Teamwork–one of the most critical aspects of success. After all, nothing great is ever accomplished alone?
Think about your favorite sports team for a moment. Our thoughts might focus on the superstar of the team–that one person who always makes the shot, the goal, the pass. But there are a lot of successful teams out there who don’t have one star player. Yet, somehow they figure out how to be a TEAM and achieve the goal. They accomplish great things…not by relying on one team star but by focusing on a common vision and harnessing their collective energy. They zero in on the results of the team rather than focusing on individual accomplishments. In the words of Herb Brooks, the coach who saw the U.S. Hockey Team to victory in the 1980 Olympics, [quote_center]“The name on the back of the jersey isn’t as important as the name on the front.”[/quote_center]
Just as that hockey team in 1980 achieved victory, so can you and your team, as long as you all understand what you are working toward. Any successful team will tell you that the goal wasn’t all the team hoped to achieve. They were seeking a higher purpose…a meaning to their work.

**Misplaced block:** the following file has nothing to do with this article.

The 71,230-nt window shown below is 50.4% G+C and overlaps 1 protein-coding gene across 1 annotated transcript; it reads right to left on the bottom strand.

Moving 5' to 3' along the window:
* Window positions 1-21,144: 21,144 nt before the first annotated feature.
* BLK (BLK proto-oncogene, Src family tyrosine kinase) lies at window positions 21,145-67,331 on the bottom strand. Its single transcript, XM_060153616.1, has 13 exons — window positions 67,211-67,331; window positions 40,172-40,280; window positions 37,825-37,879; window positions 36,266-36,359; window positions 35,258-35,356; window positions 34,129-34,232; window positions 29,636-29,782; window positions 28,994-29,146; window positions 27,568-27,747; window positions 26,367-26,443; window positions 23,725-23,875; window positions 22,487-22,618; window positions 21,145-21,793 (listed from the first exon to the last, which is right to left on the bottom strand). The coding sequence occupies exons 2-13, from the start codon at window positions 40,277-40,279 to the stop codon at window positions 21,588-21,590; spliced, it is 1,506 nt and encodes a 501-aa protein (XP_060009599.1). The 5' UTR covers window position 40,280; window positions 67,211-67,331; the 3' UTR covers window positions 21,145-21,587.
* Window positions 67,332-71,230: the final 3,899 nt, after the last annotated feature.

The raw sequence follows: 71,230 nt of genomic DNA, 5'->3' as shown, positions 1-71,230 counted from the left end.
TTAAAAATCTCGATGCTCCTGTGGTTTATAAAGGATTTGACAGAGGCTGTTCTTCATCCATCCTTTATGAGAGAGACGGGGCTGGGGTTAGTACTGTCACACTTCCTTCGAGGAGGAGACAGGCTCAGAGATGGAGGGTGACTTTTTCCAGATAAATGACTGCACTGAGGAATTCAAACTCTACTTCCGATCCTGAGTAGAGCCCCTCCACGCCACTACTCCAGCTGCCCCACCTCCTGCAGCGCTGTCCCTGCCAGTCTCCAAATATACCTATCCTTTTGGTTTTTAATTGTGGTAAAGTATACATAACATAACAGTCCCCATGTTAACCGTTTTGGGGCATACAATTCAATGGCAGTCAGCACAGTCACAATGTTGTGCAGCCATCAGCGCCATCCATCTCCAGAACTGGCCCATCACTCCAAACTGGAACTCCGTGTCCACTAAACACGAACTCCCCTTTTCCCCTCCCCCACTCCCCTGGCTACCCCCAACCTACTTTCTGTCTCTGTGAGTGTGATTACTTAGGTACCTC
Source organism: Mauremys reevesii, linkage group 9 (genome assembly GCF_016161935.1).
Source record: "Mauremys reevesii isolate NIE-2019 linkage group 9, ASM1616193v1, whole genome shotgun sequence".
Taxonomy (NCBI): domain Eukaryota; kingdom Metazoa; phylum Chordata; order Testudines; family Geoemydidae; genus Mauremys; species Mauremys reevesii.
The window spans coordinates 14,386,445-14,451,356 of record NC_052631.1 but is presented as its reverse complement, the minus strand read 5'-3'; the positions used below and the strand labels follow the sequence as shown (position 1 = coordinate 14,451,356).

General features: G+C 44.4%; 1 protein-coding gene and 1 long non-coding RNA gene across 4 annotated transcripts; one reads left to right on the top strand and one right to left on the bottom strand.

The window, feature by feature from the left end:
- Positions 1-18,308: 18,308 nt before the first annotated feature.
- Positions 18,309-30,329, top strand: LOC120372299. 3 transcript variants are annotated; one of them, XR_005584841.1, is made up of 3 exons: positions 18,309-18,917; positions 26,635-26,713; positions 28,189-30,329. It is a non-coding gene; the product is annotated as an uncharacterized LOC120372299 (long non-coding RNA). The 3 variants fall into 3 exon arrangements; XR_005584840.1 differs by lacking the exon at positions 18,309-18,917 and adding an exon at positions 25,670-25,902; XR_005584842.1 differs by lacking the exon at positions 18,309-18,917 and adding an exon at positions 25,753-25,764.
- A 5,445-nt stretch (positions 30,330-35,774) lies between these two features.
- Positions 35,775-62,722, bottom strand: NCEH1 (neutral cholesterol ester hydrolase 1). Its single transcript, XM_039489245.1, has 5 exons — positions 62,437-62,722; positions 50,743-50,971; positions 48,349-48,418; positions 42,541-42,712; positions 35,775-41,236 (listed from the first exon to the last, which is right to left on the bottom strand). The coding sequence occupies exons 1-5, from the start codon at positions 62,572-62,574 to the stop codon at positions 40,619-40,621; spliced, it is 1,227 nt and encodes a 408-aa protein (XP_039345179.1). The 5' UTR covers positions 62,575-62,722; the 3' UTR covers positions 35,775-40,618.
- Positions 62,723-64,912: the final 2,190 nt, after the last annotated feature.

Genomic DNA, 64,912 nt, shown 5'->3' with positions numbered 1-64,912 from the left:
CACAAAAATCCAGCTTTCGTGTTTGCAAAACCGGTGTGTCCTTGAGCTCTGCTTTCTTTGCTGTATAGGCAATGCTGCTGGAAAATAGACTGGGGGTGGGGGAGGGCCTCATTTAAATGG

Consider the Golden Gate Bridge; built in the 1930’s it took more than 4 years to complete at a total cost of over $35 million. Historical records fail to state exactly how many people worked to construct the structure, we can only guess there were thousands. Each of these men had a specific job to do over the course of the bridge’s construction. Their job was to screw, rivet and cable. They did their job day after day, month after month, year after year. Doing their same job everyday must have been redundant after a time but they didn’t quit. They reminded themselves and each other everyday of their higher purpose…they were building a bridge.
So it is for us. We sometimes feel we do the same job. We see new patients, do adjustments, report findings, file paperwork. We do our job day after day, month after month, year after year. Does our job get redundant? Not if we as a team understand our purpose. What it is we are working to build. Our bridge.
Your team must find meaning in all the procedures they do every day. This is what gives a team spirit and this is what elevates a team to action. This understanding takes a team from seeing redundant processes and singular tasks and activities to the realization that they are working toward something greater. Not to be “in the world” but rather “of the world”.
So, what is your bridge?